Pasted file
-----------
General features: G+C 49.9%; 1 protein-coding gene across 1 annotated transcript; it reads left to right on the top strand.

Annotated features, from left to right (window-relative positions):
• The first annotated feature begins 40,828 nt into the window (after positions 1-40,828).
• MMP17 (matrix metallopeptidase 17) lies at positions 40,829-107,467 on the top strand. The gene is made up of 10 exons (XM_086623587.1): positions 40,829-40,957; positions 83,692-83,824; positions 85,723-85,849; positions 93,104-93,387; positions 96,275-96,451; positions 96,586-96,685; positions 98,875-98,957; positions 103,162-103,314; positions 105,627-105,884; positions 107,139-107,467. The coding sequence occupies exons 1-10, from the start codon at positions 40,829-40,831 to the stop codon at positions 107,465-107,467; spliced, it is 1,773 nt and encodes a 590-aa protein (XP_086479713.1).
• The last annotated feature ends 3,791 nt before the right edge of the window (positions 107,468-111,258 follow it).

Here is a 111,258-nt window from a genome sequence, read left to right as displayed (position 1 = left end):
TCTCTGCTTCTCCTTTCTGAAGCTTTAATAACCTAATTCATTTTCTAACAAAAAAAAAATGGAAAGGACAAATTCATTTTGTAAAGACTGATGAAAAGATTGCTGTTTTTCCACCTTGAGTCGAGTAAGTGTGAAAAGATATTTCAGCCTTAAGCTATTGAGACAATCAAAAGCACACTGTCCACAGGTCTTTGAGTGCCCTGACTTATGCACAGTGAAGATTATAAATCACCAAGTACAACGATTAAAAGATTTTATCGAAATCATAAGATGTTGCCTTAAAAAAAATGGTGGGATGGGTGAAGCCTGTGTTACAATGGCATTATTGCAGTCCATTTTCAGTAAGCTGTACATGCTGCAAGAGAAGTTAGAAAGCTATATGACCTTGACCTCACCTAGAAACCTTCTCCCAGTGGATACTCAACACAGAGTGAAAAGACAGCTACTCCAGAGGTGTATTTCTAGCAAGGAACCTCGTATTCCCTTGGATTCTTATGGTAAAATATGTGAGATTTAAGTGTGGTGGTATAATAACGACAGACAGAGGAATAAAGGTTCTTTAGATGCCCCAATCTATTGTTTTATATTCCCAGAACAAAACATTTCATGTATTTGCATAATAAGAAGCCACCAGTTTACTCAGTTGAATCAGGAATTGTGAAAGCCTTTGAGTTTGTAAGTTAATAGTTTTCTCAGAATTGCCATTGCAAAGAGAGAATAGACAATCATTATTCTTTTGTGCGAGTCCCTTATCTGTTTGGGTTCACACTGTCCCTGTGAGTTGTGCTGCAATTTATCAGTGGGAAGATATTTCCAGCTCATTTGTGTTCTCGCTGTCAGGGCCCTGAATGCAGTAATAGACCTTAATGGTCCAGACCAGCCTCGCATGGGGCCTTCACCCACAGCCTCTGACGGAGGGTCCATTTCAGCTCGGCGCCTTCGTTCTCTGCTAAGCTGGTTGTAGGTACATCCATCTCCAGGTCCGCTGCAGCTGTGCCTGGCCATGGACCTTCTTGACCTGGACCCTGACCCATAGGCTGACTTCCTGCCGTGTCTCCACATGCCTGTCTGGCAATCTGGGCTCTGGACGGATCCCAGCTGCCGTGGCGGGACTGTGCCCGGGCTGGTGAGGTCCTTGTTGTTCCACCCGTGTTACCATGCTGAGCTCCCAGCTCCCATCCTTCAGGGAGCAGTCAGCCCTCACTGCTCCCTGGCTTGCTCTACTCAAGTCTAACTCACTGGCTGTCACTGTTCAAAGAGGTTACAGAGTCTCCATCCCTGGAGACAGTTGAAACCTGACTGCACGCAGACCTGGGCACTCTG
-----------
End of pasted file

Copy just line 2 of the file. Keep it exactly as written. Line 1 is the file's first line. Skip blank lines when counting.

Annotated features, from left to right (window-relative positions):